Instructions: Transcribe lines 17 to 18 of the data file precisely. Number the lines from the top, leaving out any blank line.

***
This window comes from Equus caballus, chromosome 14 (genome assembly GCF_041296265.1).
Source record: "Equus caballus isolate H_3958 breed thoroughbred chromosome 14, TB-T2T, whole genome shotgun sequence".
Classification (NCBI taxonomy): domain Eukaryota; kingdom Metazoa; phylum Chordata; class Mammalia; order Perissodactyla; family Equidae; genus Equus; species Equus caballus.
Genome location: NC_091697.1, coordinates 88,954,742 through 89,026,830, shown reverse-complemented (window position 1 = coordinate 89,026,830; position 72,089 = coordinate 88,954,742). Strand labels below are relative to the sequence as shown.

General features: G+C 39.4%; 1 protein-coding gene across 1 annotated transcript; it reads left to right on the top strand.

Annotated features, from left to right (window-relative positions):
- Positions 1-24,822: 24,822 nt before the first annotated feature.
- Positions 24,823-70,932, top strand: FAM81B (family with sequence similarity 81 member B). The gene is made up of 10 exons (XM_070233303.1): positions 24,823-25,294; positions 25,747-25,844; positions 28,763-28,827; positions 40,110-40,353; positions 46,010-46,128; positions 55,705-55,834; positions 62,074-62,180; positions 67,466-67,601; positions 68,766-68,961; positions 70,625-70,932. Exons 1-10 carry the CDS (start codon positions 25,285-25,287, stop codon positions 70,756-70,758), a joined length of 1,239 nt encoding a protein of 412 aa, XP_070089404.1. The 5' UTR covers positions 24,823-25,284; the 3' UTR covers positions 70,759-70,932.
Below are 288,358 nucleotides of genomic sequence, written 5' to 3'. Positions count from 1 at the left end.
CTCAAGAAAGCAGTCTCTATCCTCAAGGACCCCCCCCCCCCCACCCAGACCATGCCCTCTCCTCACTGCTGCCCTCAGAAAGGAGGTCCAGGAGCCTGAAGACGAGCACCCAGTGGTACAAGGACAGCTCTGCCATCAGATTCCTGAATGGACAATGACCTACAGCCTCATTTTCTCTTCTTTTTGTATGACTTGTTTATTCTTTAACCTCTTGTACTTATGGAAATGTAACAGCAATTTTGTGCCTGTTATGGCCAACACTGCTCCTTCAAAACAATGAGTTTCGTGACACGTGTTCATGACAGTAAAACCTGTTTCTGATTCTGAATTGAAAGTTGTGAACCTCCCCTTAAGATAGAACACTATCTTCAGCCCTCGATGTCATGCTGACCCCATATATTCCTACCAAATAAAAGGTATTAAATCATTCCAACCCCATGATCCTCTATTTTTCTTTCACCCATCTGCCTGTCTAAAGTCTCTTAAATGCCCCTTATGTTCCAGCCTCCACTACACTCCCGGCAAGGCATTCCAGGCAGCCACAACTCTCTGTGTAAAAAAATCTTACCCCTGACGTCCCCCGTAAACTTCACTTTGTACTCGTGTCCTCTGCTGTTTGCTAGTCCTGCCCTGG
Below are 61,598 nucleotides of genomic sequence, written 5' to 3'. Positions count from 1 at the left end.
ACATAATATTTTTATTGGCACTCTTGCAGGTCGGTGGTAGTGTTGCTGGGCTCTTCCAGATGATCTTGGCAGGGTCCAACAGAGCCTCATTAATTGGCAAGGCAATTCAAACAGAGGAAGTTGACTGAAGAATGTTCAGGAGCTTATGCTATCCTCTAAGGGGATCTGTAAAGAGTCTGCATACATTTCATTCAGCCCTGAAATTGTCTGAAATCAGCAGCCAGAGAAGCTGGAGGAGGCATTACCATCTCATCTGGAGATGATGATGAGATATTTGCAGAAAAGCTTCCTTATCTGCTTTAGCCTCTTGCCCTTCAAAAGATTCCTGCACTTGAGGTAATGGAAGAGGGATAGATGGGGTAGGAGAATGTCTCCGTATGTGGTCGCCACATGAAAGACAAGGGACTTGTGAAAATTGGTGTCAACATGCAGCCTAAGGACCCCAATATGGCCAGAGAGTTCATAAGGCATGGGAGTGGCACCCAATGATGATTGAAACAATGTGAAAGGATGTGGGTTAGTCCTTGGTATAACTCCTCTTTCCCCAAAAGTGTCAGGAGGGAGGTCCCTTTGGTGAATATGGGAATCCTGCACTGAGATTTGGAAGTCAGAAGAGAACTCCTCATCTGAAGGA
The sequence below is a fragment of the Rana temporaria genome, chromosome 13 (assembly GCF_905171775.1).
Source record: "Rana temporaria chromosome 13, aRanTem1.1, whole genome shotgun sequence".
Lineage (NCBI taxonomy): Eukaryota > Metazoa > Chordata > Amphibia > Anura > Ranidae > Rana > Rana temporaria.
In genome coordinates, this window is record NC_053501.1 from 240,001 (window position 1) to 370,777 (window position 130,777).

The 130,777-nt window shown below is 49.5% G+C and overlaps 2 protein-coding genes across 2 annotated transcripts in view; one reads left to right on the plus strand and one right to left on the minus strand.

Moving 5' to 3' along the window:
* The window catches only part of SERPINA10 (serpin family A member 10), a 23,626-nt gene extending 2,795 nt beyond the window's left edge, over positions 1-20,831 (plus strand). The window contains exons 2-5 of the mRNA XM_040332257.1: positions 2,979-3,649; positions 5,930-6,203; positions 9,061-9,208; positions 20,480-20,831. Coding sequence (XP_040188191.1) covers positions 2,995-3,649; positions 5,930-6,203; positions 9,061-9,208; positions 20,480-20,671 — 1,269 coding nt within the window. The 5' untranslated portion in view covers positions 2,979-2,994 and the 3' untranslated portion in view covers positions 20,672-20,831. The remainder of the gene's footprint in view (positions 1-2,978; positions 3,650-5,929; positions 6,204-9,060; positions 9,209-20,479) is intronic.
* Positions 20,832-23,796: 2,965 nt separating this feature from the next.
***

The 130,777-nt window shown below is 49.5% G+C and overlaps 2 protein-coding genes across 2 annotated transcripts in view; one reads left to right on the plus strand and one right to left on the minus strand.

Moving 5' to 3' along the window: